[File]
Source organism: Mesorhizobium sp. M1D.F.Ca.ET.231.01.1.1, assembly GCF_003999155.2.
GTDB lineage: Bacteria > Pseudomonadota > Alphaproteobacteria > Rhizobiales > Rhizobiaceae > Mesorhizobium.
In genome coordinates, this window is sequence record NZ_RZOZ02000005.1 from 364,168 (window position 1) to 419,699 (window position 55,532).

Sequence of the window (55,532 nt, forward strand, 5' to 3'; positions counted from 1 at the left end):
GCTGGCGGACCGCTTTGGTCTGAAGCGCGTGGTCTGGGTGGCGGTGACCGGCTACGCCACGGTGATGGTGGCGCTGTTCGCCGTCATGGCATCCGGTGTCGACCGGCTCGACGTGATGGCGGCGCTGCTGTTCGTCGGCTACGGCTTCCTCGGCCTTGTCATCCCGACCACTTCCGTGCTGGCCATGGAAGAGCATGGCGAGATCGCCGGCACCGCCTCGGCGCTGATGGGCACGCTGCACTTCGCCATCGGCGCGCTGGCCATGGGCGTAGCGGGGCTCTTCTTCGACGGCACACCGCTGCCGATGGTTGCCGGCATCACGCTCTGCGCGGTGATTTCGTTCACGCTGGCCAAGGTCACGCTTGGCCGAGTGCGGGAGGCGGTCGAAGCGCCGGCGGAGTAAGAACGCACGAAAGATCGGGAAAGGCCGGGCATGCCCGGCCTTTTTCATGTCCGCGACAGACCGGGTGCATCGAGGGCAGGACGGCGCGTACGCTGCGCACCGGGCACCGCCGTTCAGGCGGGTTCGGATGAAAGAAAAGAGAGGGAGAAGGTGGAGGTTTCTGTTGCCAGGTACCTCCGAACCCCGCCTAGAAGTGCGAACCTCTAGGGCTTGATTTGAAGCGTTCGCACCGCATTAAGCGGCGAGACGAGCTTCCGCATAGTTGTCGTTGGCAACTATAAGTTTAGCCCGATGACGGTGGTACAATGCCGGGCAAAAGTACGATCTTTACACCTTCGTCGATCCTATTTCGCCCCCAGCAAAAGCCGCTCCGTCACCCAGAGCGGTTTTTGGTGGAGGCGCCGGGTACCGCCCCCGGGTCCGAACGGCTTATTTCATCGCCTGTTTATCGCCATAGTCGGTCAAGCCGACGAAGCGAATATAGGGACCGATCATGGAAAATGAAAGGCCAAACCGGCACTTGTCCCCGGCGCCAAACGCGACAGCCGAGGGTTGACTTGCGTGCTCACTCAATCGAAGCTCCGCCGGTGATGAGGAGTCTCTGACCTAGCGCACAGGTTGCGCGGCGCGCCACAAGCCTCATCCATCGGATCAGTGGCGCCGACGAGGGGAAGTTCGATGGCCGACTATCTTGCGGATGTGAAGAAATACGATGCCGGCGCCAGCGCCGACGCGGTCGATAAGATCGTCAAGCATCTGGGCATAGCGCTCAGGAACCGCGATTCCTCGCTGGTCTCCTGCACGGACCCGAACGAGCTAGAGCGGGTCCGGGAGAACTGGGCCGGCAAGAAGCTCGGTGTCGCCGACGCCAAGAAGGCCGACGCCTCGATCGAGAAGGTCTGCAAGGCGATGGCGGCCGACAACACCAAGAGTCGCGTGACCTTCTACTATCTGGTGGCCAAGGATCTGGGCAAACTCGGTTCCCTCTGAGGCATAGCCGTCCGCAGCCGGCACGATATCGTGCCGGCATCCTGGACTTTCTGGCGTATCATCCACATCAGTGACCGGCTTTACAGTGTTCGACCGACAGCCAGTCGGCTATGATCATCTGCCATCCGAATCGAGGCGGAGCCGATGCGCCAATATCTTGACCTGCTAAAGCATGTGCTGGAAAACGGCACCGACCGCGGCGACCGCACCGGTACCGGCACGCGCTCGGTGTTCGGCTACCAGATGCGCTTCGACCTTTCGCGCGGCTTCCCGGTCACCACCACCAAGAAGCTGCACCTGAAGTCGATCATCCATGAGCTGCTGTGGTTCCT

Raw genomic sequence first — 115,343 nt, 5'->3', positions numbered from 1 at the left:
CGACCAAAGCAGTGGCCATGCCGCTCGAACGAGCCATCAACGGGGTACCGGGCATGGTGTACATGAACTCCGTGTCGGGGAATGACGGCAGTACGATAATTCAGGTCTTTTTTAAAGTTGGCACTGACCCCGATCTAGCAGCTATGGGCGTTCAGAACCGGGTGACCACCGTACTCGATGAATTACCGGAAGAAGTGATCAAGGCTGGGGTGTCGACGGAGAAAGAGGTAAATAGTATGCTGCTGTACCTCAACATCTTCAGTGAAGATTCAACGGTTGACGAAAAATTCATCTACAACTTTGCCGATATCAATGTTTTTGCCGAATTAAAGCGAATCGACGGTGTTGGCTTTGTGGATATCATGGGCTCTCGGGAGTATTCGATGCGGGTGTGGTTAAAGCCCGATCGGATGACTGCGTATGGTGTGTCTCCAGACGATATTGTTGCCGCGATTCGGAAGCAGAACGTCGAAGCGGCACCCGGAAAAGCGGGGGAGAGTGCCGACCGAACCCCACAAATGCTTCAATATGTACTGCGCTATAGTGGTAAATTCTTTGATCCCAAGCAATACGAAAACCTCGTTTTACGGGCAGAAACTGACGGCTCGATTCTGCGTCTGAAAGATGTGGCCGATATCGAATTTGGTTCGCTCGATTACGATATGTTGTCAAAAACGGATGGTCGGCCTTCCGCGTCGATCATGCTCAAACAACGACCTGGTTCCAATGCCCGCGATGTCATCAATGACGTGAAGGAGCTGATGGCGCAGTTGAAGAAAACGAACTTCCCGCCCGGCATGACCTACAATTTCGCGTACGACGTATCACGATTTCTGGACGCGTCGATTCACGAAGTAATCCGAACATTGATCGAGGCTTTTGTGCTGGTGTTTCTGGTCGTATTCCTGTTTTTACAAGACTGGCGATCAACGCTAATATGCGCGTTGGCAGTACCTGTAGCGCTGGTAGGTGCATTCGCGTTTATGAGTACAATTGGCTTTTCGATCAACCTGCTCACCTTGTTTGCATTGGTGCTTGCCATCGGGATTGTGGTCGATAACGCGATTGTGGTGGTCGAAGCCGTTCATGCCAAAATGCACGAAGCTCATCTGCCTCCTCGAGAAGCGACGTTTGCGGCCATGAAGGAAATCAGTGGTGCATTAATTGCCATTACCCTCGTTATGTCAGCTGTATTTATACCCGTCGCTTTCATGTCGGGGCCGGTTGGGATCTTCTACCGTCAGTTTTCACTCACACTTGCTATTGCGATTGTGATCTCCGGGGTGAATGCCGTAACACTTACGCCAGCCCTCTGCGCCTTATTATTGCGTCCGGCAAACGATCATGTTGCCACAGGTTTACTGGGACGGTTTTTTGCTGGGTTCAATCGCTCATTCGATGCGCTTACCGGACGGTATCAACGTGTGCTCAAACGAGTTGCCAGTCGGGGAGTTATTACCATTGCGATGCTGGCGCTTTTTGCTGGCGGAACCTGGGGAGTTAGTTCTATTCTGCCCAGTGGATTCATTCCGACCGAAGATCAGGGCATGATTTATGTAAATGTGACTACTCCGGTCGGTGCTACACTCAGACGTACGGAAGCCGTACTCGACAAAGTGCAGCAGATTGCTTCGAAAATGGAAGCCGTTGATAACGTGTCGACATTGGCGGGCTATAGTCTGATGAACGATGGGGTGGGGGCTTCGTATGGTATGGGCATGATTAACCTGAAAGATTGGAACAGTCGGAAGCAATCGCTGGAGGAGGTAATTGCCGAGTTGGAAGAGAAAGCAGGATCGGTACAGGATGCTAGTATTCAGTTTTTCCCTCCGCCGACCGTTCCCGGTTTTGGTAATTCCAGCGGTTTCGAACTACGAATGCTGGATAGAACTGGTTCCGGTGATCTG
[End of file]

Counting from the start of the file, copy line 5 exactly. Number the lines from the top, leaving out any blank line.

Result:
GCTGGCGGACCGCTTTGGTCTGAAGCGCGTGGTCTGGGTGGCGGTGACCGGCTACGCCACGGTGATGGTGGCGCTGTTCGCCGTCATGGCATCCGGTGTCGACCGGCTCGACGTGATGGCGGCGCTGCTGTTCGTCGGCTACGGCTTCCTCGGCCTTGTCATCCCGACCACTTCCGTGCTGGCCATGGAAGAGCATGGCGAGATCGCCGGCACCGCCTCGGCGCTGATGGGCACGCTGCACTTCGCCATCGGCGCGCTGGCCATGGGCGTAGCGGGGCTCTTCTTCGACGGCACACCGCTGCCGATGGTTGCCGGCATCACGCTCTGCGCGGTGATTTCGTTCACGCTGGCCAAGGTCACGCTTGGCCGAGTGCGGGAGGCGGTCGAAGCGCCGGCGGAGTAAGAACGCACGAAAGATCGGGAAAGGCCGGGCATGCCCGGCCTTTTTCATGTCCGCGACAGACCGGGTGCATCGAGGGCAGGACGGCGCGTACGCTGCGCACCGGGCACCGCCGTTCAGGCGGGTTCGGATGAAAGAAAAGAGAGGGAGAAGGTGGAGGTTTCTGTTGCCAGGTACCTCCGAACCCCGCCTAGAAGTGCGAACCTCTAGGGCTTGATTTGAAGCGTTCGCACCGCATTAAGCGGCGAGACGAGCTTCCGCATAGTTGTCGTTGGCAACTATAAGTTTAGCCCGATGACGGTGGTACAATGCCGGGCAAAAGTACGATCTTTACACCTTCGTCGATCCTATTTCGCCCCCAGCAAAAGCCGCTCCGTCACCCAGAGCGGTTTTTGGTGGAGGCGCCGGGTACCGCCCCCGGGTCCGAACGGCTTATTTCATCGCCTGTTTATCGCCATAGTCGGTCAAGCCGACGAAGCGAATATAGGGACCGATCATGGAAAATGAAAGGCCAAACCGGCACTTGTCCCCGGCGCCAAACGCGACAGCCGAGGGTTGACTTGCGTGCTCACTCAATCGAAGCTCCGCCGGTGATGAGGAGTCTCTGACCTAGCGCACAGGTTGCGCGGCGCGCCACAAGCCTCATCCATCGGATCAGTGGCGCCGACGAGGGGAAGTTCGATGGCCGACTATCTTGCGGATGTGAAGAAATACGATGCCGGCGCCAGCGCCGACGCGGTCGATAAGATCGTCAAGCATCTGGGCATAGCGCTCAGGAACCGCGATTCCTCGCTGGTCTCCTGCACGGACCCGAACGAGCTAGAGCGGGTCCGGGAGAACTGGGCCGGCAAGAAGCTCGGTGTCGCCGACGCCAAGAAGGCCGACGCCTCGATCGAGAAGGTCTGCAAGGCGATGGCGGCCGACAACACCAAGAGTCGCGTGACCTTCTACTATCTGGTGGCCAAGGATCTGGGCAAACTCGGTTCCCTCTGAGGCATAGCCGTCCGCAGCCGGCACGATATCGTGCCGGCATCCTGGACTTTCTGGCGTATCATCCACATCAGTGACCGGCTTTACAGTGTTCGACCGACAGCCAGTCGGCTATGATCATCTGCCATCCGAATCGAGGCGGAGCCGATGCGCCAATATCTTGACCTGCTAAAGCATGTGCTGGAAAACGGCACCGACCGCGGCGACCGCACCGGTACCGGCACGCGCTCGGTGTTCGGCTACCAGATGCGCTTCGACCTTTCGCGCGGCTTCCCGGTCACCACCACCAAGAAGCTGCACCTGAAGTCGATCATCCATGAGCTGCTGTGGTTCCT